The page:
I’m a paranoid mom. I know we are all a little paranoid, but sometimes I worry that I worry too much. In fact, I’m quite sure I worry too much. Yet, I can’t stop worrying. I worry about my kids’ safety, about their health, about their happiness. I’ve always worried, but the degree to which I did seemed to reach a summit after my father passed away. I think it’s because it was the first time I actually saw, right in front of me, that the life of someone you love dearly really can be snatched away from you suddenly. And I simply can’t bear the thought of life without my kids.
Each day, as my son walks out the door and heads to the bus stop, I say a little prayer that he’ll not only have a great day, but a safe day. As I drop off my toddler at preschool, I’m not sure who is in more pain mentally. He cries for me as I leave, and all I want to do is wrap my arms around him and never let go, yet I know he must learn to be without me. That he must learn to socialize with other kids. That he too must grow up. I also know that once I leave, within five minutes he won’t be crying anymore. Yet it’s still so hard that I often find tears creeping into my eyes as I drive away. And again, I pray that he has a great day, has fun, and is safe.
At night, after I put my kids to bed, I can’t help but watch them sleep for a moment. They are so tranquil, so peaceful, so sweet. And then for some reason my thoughts turn to what if something happened to them and my stomach turns to knots. Again, I say a prayer – please keep them safe, health, and happy.
My father’s death happened fast and by surprise. He was sick only for a few months, but he was very sick during that time. The doctors couldn’t figure out what was wrong with him. They ran test after test on him, and he sat in the hospital bed shivering uncontrollably, yet always in good spirits. When visiting him one evening, he even asked if he could get me anything. That’s just the type of person he was – always taking care of others. It frustrated me beyond words that the doctors were having such a hard time figuring out what was wrong, because that was precious time that they could have been treating him.
When the test results we needed to hear finally arrived, they were not good. He had a rare form of bone marrow cancer, Myelodysplastic Syndrome. But he was strong. They believed that with chemo and a bone marrow transplant he would make it. We were worried, but also relieved. Yet, in the back of my mind the fear and worry began growing stronger. I couldn’t speak of it though, because that would make it all real.
He underwent his first round of chemo – it was successful. More sessions were planned. He was getting stronger and was to go home after three months in the hospital. And the day he was to come home his gall bladder began to fail. Emergency surgery was required.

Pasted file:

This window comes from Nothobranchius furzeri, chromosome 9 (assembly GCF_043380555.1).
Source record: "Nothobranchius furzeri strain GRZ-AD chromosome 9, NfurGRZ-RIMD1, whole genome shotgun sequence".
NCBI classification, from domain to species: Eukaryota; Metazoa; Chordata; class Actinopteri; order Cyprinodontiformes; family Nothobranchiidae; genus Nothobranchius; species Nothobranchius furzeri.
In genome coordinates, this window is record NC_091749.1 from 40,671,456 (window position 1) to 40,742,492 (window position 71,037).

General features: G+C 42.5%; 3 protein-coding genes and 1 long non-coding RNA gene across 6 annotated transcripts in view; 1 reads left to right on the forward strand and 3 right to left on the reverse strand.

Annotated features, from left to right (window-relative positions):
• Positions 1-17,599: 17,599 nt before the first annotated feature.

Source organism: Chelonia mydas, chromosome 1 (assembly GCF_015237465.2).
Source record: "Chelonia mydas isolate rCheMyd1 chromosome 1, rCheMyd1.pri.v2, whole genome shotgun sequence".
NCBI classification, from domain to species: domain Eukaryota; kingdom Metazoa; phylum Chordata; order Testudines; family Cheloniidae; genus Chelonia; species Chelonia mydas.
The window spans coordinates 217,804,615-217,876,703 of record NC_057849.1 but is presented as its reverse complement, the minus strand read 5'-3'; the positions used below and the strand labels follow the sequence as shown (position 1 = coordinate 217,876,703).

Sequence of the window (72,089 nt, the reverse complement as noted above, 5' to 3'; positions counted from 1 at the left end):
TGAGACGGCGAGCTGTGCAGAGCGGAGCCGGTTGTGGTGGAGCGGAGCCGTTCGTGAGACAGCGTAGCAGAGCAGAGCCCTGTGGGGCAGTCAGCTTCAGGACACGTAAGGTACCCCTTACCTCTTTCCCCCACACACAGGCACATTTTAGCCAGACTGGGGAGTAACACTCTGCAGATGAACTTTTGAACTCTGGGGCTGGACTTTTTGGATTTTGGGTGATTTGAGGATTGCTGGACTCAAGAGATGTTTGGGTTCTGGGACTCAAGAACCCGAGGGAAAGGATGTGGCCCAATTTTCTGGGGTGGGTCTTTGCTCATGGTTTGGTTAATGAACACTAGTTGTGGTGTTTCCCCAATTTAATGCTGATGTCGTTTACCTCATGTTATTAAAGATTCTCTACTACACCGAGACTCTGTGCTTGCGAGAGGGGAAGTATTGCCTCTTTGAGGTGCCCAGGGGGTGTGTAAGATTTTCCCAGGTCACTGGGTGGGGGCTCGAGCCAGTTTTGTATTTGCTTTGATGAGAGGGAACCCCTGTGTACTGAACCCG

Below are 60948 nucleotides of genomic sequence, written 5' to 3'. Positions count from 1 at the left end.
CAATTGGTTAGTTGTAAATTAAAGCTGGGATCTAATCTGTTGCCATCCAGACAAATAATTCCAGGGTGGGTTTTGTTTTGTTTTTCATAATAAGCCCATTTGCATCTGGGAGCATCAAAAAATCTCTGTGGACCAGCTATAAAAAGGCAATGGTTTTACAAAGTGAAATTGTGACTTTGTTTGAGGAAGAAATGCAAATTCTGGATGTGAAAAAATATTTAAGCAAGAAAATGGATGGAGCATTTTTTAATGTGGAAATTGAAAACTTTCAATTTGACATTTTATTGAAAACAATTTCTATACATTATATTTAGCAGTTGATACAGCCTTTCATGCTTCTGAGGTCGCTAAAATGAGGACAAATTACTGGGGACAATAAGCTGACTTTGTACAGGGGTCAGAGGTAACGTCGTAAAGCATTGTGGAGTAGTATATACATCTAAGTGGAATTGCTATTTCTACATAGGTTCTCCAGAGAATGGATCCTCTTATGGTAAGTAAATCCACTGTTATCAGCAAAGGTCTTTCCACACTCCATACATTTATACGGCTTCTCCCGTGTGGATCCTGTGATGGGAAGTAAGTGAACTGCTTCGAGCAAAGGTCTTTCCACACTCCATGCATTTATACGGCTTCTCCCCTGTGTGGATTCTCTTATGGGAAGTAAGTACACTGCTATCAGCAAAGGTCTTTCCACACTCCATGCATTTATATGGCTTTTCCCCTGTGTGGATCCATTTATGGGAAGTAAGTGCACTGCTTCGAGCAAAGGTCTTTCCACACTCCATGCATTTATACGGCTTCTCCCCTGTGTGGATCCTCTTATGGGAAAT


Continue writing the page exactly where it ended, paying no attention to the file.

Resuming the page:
And he never made it home.
His body was too frail to handle the surgery and it lost out. We stayed with him that night in the hospital, and I held his hand as life left him. I’d never felt such pain as I did that night.
Afterwards, is when the severe case of worrisome and panic about my kids began to overcome me. I saw how quickly life could be taken away, and how it didn’t even have to make sense. My dad has always been so healthy, and this had come out of nowhere. What if something like that happened to my kids? How could I go on?
After my father passed I found I was telling my older son to be careful more often. Don’t jump on that bed. Don’t hop around from rock to rock. Be careful! But my husband calmly reminded me that being overprotective could stunt him. He needed to be able to grow, to make mistakes, to not be held back by fears. I had to stop putting my fears on him.
I often panic internally. I hate that these thoughts enter my mind and refuse to leave. I want to wrap my children in bubble wrap so they never scrape a knee; I want to keep them at home instead of letting them play outside. I worry someone will take them. But I can’t let them see that worry, because they need to grow up confident. Sure, I give them boundaries and rules and tell them to be safe. I follow precautions. But if I did what I really wanted – keep them beside me always – then they’d never grow and mature and become confident and strong men. But it’s so hard.
Each day, even though the panic and worry are still at large within me, I find that I’m able to let some of it go, sort of. At least on the outside. No one sees the fear festering inside of me. I must be brave. At least for my sons. Worry within, but show bravery. And that’s what I’m trying to do.
Image via Flickr by Tom Woodward